Farmer-to-farmer learning is boosting aquaculture in Sierra Leone

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In Sierra Leone, where commercial small-scale aquaculture is in its infancy, FISH is developing and testing participatory extension approaches to encourage interested farmers to begin fish farming as part of profit-oriented businesses.

Small-scale aquaculture has significant potential to diversify livelihoods, raise incomes and create employment opportunities as well as improve household food security through greater access to fresh, nutritious fish.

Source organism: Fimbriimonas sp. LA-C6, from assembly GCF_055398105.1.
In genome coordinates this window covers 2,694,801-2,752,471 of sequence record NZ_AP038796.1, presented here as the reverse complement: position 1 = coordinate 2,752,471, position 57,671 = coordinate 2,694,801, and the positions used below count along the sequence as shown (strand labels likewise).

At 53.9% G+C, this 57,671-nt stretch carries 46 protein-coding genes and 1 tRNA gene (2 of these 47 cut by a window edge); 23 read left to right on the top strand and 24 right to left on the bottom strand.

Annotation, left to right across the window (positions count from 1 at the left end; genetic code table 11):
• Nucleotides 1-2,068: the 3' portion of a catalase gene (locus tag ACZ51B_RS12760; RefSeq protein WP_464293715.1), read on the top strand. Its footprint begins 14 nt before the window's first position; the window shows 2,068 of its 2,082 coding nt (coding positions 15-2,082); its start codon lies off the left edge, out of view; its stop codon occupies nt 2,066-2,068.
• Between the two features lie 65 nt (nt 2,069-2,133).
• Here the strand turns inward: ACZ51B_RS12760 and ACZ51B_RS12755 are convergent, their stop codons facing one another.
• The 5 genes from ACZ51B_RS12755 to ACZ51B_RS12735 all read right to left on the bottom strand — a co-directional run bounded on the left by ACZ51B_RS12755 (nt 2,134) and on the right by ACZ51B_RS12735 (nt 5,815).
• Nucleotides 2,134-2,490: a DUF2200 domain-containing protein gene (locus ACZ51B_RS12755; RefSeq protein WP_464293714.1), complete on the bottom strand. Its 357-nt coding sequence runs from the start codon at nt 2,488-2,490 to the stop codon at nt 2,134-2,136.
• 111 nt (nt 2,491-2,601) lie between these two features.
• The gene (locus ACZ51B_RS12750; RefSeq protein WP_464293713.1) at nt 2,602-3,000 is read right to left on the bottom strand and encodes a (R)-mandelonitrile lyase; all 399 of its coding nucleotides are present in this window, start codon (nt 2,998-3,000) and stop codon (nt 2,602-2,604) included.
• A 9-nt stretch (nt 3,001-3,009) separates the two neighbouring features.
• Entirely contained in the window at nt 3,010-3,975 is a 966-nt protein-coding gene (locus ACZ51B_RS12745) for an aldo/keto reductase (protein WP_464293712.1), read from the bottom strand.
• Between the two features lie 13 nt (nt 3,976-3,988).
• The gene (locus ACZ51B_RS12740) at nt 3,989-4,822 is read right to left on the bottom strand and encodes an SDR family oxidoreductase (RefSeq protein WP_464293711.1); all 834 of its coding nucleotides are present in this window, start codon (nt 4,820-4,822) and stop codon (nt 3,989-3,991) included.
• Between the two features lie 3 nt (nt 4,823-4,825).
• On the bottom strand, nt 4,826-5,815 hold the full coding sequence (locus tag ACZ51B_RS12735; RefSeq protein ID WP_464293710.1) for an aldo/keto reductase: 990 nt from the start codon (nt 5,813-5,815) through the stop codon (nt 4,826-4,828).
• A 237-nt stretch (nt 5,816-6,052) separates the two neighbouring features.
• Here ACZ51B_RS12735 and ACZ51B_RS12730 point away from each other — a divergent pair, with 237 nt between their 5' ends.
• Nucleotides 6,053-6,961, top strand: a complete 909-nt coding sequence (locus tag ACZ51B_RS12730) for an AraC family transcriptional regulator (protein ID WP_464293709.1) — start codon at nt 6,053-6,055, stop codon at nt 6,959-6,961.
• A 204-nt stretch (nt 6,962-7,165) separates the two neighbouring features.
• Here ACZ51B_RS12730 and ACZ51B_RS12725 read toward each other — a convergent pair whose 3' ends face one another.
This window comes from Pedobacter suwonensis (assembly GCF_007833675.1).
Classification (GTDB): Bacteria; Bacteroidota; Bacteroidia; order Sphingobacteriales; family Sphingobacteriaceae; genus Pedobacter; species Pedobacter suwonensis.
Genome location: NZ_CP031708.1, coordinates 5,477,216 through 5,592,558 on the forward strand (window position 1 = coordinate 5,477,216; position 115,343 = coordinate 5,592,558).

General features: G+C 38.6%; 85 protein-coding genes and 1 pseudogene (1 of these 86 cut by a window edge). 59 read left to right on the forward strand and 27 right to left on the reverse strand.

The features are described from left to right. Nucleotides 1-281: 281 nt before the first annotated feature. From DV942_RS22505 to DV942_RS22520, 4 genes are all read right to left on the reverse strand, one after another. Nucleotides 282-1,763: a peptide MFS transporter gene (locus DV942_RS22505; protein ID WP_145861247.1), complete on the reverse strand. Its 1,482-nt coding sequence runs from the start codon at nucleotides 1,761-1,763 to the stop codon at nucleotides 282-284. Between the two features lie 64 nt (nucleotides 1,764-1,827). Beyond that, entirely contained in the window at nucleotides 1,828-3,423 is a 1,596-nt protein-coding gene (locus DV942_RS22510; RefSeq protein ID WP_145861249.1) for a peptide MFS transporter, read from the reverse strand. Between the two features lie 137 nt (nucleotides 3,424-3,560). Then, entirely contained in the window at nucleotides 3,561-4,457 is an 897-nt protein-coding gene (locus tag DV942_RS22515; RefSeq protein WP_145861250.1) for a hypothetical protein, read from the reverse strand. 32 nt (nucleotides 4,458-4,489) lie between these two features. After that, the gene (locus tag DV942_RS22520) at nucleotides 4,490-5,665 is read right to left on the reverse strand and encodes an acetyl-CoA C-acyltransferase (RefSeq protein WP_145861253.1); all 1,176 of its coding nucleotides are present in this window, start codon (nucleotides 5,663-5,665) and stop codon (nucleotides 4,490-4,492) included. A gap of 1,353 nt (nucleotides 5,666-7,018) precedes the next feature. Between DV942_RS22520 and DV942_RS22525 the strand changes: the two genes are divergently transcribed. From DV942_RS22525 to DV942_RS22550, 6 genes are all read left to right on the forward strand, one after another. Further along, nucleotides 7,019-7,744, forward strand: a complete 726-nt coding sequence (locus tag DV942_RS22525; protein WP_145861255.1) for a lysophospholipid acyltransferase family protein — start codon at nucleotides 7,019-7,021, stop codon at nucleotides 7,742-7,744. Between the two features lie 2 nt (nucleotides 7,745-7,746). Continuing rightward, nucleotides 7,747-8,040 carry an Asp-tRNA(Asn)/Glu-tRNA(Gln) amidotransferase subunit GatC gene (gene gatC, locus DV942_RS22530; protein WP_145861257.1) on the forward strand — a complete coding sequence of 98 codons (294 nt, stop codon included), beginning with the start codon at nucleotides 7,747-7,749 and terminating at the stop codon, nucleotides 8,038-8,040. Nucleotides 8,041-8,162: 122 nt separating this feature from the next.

Despite these benefits, few farmers in Sierra Leone are currently engaged in aquaculture, mainly because the concept of fish farming for business is relatively new in the country.

As part of its efforts to support the development of the national aquaculture sector, the USAID-funded Feed the Future Scaling Up Aquaculture Production (SAP) project is developing and testing participatory extension approaches designed to give farmers the skills and knowledge they need to operate profitable aquaculture businesses. The focus of the project, which runs until 2019, is the inland Tonkolili District, one of the poorest and most nutritionally insecure regions in the country.

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